Why are crime rates falling?

Economic statistics are the bane of forecasters’ lives. Cynics might say that this is because the data reveal how bad their predictions are. But a big practical problem is that initial estimates of the state of the economy can be revised substantially.

These issues are as nothing compared to statistics on crime. The Crime Survey of England and Wales shows that crime fell by 11 per cent in the year to September 2014, and was at its lowest level since the survey began in 1981. In contrast, police recorded crimes show no change at all during 2014. The ONS does point out that there had been a “renewed focus on the quality of crime recording”. In plain English, the police were starting to do their jobs properly and actually record the crimes reported to them. Even the police figures, however, suggest a drop in every previous year as far back as 2003.

So we do know that crime is much lower than it was 10 years ago, and probably less than it was in the 1990s. Why is this? A few years ago, I was at a seminar where a professor from a criminology department at a former polytechnic in North London claimed he knew why crime took place. It was, he pronounced, the fault of capitalism. Well, capitalism seems to have become even more capitalist in recent decades, yet crime has fallen. So this particular Dave Spart idea can be kicked into touch, though taxpayer funding for similar rubbish continues.

In recent years, the success of the UK labour market in creating jobs has undoubtedly been a factor in helping to reduce crime. The plain fact is that most crime does not pay. The rewards are often meagre, and persistent petty criminals face constant pressure from their local police. It might be thought implausible that semi-literate low skilled young men, the group which commits most crime, are capable of such rational analysis. But the evidence is pretty convincing. Stephen Machin at University College London, for example, did a very sophisticated statistical analysis of crime in the police areas of England and Wales when the minimum wage was introduced in the late 1990s. He found that it had a clear impact on cutting crime.

Another factor is the complex evolutionary game played between criminals and respectable citizens. Cars get broken into and stolen, so technology which makes this more difficult is gradually discovered. People become more security conscious about their homes, making burglaries more problematic.

A recent survey of 500 police officers claimed “there are just not enough of us to cope”. But despite this moaning, a constant theme in recent years, crime has fallen. Some increases in the efficiency and productivity of the police force have taken place, but there is a long way to go. And the culture is still too focused on the political correctness inherited from the Blairite era.

Sharp reductions in crime have been experienced in America and elsewhere in Europe as well as the UK. The explanation remains a key challenge for serious social science.

Paul Ormerod

As published in City AM on Thursday 26th March 2015

Image: “Police Line /Police Tape” by Tony Webster under license CC BY 2.0

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e: aobyrne@volterra.co.uk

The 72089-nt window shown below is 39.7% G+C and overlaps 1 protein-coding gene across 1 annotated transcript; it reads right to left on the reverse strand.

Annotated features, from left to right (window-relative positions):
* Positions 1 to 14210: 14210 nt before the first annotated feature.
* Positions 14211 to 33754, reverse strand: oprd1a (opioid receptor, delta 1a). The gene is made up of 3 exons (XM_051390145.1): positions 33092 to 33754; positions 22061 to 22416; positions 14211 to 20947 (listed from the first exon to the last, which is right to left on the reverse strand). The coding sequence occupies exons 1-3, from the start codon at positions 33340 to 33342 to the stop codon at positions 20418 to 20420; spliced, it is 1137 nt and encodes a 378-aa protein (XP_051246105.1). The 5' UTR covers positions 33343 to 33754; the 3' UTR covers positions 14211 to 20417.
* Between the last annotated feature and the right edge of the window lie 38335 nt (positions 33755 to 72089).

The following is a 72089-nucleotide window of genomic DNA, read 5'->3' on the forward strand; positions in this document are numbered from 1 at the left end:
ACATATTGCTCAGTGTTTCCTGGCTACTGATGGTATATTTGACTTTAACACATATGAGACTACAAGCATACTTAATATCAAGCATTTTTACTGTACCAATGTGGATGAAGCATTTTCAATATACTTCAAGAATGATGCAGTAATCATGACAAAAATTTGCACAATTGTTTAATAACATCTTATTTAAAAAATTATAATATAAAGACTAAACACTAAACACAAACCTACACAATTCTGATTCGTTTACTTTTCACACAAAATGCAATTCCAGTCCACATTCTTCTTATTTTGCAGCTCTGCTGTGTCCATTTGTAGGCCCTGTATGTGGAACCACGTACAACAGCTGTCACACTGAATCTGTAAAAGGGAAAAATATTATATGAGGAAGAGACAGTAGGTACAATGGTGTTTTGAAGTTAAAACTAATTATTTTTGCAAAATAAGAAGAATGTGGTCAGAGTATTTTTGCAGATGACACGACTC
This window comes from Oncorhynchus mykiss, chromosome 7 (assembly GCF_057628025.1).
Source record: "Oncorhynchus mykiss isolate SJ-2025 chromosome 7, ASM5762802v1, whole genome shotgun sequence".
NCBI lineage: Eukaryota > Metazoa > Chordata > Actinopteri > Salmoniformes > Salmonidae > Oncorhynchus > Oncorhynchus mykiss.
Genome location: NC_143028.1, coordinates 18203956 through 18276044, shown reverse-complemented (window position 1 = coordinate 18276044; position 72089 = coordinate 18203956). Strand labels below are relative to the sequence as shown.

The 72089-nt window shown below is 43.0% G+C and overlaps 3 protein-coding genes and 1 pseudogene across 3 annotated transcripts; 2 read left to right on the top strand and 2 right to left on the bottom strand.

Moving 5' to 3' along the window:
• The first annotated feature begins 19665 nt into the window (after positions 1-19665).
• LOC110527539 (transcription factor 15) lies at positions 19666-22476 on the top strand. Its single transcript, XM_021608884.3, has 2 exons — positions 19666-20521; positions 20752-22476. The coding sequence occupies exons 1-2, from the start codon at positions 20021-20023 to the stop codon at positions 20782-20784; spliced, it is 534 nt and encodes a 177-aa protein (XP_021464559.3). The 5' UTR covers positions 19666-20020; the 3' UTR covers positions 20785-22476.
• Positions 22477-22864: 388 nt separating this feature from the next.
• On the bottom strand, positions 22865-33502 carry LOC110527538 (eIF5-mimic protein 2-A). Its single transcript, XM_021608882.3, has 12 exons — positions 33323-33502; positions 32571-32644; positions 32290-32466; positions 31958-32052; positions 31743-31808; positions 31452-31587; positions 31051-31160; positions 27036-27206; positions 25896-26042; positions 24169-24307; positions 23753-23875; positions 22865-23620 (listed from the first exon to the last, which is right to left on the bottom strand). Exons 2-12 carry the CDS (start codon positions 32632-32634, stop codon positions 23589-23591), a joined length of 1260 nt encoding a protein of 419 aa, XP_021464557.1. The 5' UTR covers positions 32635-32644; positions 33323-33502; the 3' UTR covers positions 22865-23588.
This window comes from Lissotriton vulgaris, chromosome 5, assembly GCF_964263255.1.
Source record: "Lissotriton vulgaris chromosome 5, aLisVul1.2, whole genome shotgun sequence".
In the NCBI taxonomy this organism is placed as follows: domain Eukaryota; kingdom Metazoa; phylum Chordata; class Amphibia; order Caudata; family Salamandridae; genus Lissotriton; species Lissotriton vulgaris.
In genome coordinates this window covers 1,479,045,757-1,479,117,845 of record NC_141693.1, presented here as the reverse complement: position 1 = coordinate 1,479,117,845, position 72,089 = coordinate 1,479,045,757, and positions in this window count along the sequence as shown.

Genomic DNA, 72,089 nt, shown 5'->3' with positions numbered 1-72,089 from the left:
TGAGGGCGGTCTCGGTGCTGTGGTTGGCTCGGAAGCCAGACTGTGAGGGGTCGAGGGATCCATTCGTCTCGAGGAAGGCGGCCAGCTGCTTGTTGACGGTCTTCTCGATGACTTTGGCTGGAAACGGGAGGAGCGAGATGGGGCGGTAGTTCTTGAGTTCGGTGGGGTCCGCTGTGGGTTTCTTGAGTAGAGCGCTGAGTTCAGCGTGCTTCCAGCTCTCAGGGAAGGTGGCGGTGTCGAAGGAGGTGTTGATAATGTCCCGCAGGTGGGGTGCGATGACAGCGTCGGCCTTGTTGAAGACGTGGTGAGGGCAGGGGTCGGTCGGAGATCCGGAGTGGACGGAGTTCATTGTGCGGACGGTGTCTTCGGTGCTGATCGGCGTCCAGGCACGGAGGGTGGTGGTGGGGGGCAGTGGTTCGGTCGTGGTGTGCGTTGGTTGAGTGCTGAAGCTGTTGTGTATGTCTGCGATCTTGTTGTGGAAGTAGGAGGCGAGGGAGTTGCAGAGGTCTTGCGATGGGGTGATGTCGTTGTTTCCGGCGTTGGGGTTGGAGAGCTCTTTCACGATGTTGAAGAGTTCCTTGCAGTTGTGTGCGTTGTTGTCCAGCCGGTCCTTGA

t: +44 020 8878 6333

Alex O’Byrne, Associate at Volterra, is an experienced economic consultant specialising in economic, health and social impact, economic strategy, project appraisal and socio-economic planning matters.

Alex has led the socio-economic and health assessments of some of the most high profile developments across the UK, including Battersea Power Station, Olympia London, London Resort, MSG Sphere and Westfield. He has significant experience inputting to EIAs and s106 discussions as well as drafting economic statements, employment and skills strategies and affordable workspace strategies.

Alex is also experienced at economic appraisal for infrastructure. He was project manager of the economic appraisal for the City Centre to Mangere Light Rail in Auckland. He also led the economic and financial appraisals of the third tranche of the Transport Access Program for Transport for New South Wales, in which Alex developed and employed innovative methodological approaches to better capture benefits for individuals with reduced mobility.

He is interested in the limitations of current appraisal methodologies and ways of improving economic and health analysis to ensure it is accessible to as many people as possible. To this end, Alex recognises the importance of transparent and simple to understand analysis and ensuring all work is supported by a robust narrative.

Alex holds a BSc (Hons) in Economics from the University of Manchester and he was a member of the first cohort of the Mayor’s Infrastructure Young Professionals Panel.


Senior Partner

e: eevans@volterra.co.uk
t: +44 020 8878 6333

Ellie is a partner at Volterra, specialising in the economic impact of developments and proposals, and manages many of the company’s projects on economic impact, regeneration, transport and development.

With thirteen years experience at Volterra delivering high quality projects to clients across the public and private sector, Ellie has expertise in developing methods of estimating economic impact where complex issues exist with regards to deadweight, displacement and additionality.

Ellie has significant experience in estimating the economic impact across all types of property development including residential, leisure, office and mixed use schemes.

Project management of recent high profile schemes include the luxury hotel London Peninsula, Battersea Power Station and the Nova scheme at London Victoria. Ellie has also led studies across the country estimating the economic and regeneration impact of proposed transport investments, including studies on HS2 and Crossrail.

Ellie holds a degree in Mathematics and Economics from the University of Cambridge.